"You meet someone, you fall in love, you marry. You meet someone, you fall in love, it turns into a disaster. You meet someone, you fall in love, but one of you is married, or both are; you have or don't have an affair. You meet someone, you fall in love, but you are never quite sure if your feelings are returned. You meet someone, you fall in love, but you are able to keep your feelings mostly hidden; occasionally they cough, or break a dinner plate, or burn down the kitchen (accidentally? on purpose?), but mostly they stay out of sight when other people are around.... An outsider who happened to glimpse it might be horrified -- might ask you in a whisper if you needed to be rescued: Wouldn't you like to call in the authorities? But no, you're fine. It's your own lunatic household..."
The third in Ford's Frank Bascombe series. Frank is now 55 and reached what he calls the Permanent Period. Recent events (a prostate cancer diagnosis,The third in Ford's Frank Bascombe series. Frank is now 55 and reached what he calls the Permanent Period. Recent events (a prostate cancer diagnosis, his second wife leaving him, his relationship with his son Paul, concerns about his daughter Clarissa, to name a few) have made him become more introspective. I would say there's a bit of existential angst, except Frank doesn't believe in existentialism.
At one point he is sitting in a bar in the middle of the day, waiting for his smashed car window to be fixed at the repair shop next door, when grief for a son who died decades earlier suddenly overtakes him, right then and there. He struggles to understand what's happening to him. "More tears are falling. I could laugh through them if I didn't have a potentially self-erasing pain in my chest. What is it that I'm supposed to accept? That I'm an asshole? (I confess.) That I have no heart? (I don't confess.) But what would be the hardest thing to say and mean it? .... And of course the answer's plain, unless we're actors or bad-check artists or spies, when it's still probably plain but more tolerable: that your life is founded on a lie, and you know what the lie is and won't admit it, maybe can't. Yes, yes, yes, yes." "A lot of things seem one way but are another. And how a thing seems is often just the game we play to save ourselves from great, panicking pain." So many quotes like these just pulled me right in with him as I found myself relating to these thoughts more than I'd care to admit.
It's not a page turner, but he gives us many things to reflect on, and his dry, dark humor shows up ever so subtly here and there along the way to keep things from getting bogged down in the "Life's Deep Meaning" analysis....more
Started out laugh out loud hilarious, then kind of fizzled towards the end. But still worth the read! Fun book for music fans, or people who like to lStarted out laugh out loud hilarious, then kind of fizzled towards the end. But still worth the read! Fun book for music fans, or people who like to laugh....more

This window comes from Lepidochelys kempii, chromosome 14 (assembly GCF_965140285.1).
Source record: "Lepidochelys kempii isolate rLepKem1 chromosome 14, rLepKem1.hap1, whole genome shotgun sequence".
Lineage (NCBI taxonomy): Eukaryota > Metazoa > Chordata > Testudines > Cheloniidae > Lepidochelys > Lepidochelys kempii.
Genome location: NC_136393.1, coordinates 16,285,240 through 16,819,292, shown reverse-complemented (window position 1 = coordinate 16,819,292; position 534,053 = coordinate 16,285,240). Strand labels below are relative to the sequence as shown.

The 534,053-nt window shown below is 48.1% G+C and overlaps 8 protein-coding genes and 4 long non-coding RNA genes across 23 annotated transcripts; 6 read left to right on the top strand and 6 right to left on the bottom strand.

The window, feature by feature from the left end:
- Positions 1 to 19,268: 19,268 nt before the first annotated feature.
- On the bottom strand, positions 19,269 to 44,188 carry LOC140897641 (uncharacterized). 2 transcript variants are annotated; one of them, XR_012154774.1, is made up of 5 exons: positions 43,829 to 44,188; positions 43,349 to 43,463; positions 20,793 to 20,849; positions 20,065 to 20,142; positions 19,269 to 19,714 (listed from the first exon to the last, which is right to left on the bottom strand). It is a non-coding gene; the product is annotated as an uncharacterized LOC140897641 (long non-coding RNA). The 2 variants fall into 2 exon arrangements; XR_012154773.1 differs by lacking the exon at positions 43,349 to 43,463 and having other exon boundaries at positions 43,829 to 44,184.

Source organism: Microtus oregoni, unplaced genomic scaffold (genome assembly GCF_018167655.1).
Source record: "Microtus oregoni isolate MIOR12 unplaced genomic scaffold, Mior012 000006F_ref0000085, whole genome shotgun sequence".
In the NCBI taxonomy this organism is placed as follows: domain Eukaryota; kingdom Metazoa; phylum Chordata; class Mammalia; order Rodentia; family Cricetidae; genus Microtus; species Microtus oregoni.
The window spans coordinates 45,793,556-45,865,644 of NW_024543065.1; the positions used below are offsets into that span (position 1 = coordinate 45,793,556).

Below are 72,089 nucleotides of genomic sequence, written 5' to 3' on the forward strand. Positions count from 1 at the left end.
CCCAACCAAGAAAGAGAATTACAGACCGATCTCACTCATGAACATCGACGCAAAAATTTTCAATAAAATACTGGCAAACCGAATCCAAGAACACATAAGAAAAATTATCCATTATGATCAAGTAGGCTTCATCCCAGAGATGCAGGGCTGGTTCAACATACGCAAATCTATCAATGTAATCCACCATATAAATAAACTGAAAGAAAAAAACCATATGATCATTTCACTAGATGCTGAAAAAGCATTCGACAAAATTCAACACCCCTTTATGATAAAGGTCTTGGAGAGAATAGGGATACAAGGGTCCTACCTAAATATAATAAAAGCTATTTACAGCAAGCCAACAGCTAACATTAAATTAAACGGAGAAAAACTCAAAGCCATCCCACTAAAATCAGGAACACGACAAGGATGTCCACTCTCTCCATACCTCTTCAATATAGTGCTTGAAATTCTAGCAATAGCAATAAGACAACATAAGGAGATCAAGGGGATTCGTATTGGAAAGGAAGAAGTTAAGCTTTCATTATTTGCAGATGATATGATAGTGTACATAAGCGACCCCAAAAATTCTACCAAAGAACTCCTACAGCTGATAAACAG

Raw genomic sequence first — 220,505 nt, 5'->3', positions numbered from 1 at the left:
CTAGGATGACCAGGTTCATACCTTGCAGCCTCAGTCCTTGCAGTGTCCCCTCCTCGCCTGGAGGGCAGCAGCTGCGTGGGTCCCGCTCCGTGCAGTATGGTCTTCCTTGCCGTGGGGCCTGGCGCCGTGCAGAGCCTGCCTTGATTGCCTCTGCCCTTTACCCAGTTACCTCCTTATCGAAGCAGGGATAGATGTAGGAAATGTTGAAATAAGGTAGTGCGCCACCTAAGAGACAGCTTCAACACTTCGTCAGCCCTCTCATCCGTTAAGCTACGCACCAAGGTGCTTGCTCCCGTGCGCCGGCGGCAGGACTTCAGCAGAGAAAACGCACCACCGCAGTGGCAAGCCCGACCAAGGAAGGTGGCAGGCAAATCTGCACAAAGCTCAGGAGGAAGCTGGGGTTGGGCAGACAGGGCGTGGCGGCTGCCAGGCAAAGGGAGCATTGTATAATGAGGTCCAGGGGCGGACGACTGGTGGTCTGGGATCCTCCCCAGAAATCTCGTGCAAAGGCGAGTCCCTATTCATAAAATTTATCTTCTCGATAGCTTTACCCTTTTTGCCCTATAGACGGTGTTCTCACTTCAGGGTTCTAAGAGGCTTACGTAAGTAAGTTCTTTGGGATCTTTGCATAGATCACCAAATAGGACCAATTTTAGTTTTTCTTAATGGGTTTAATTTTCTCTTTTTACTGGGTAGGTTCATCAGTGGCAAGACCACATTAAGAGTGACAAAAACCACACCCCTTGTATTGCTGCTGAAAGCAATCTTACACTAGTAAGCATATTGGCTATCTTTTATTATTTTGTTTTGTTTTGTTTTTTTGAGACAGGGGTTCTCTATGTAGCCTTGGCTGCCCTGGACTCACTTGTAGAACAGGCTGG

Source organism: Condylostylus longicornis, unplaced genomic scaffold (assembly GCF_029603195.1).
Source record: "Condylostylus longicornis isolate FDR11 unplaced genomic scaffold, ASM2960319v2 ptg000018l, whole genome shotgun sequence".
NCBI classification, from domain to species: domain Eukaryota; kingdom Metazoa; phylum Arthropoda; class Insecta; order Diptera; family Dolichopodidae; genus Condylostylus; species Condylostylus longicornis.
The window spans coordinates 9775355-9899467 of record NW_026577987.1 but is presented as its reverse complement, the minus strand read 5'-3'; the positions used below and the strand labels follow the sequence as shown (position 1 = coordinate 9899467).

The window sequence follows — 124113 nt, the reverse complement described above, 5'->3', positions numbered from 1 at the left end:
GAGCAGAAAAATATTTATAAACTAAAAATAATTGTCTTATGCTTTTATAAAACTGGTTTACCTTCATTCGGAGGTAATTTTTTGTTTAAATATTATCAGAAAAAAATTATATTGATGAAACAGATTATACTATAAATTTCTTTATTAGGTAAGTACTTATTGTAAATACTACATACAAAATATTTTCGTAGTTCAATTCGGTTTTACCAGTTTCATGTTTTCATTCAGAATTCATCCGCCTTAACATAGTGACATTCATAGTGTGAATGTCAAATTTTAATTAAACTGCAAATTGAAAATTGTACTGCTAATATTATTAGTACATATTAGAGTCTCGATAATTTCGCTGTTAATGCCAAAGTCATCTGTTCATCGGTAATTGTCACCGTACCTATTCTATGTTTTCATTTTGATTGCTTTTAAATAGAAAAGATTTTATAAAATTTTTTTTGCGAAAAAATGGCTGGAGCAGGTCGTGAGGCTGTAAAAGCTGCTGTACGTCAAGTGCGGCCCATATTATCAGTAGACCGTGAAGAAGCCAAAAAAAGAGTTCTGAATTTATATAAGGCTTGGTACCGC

This is a beautiful "middle grade" book that everyone should read. It's simply written, as it is meant for kids, but its message is one we all need toThis is a beautiful "middle grade" book that everyone should read. It's simply written, as it is meant for kids, but its message is one we all need to remember. August Pullman is a 10-year-old who loves Star Wars, his Xbox, and all the usual things 10-year-old boys love. But what sets him apart is the craniofacial disorder that he was born with that makes him look, well, different from everyone else. The older he gets, the more aware he is of the stares and the "look-aways" from people when they encounter him. His mother has home-schooled him for most of his life, but unbeknownst to him, they've decided to enroll Auggie at Beecher Prep. He's horrified, to say the least, but he bravely accepts this new challenge. Middle school can be a horror show for most kids even without the added difficulty of looking "weird." Each kid brings his/her own insecurities and fears with them, and some will choose an easy target to take it out on. Auggie, not surprisingly, gets picked on by a few and largely ignored by most. There are a few who were chosen by the principal at the beginning of the school year to act as sort of Auggie's ambassadors, and only Jack really sticks it out. Although Jack is not without fault. He's new to the school too and sees Auggie as a bit of a handicap to his own ability to fit in. But in the end he comes around and they remain the best of friends. Summer is a classmate who takes it upon herself to go out of her way to befriend Auggie. She is the person we'd all like to be, in a perfect world, but most of us fall far short, even as adults. Towards the end of Auggie's difficult first year, there is a class trip which ends with some kids from a different school terrorizing Auggie, and he gets some help from the unlikeliest of places, causing a sudden shift in Auggie's social standing at Beecher Prep. I guess one criticism could be that things wrap up too neatly and perfectly at the end, but it is a kids' book, and the important thing is the message: BE KIND! One of the teachers in the book, Mr. Browne, introduces the students at the beginning of the year to what he calls Mr. Browne's Precepts. They will be given a new one every month, and they will discuss it together and also write an essay on what that precept means to them. The first precept, for September, was from Wayne Dyer: When given the choice between being right or being kind, choose kind. ...more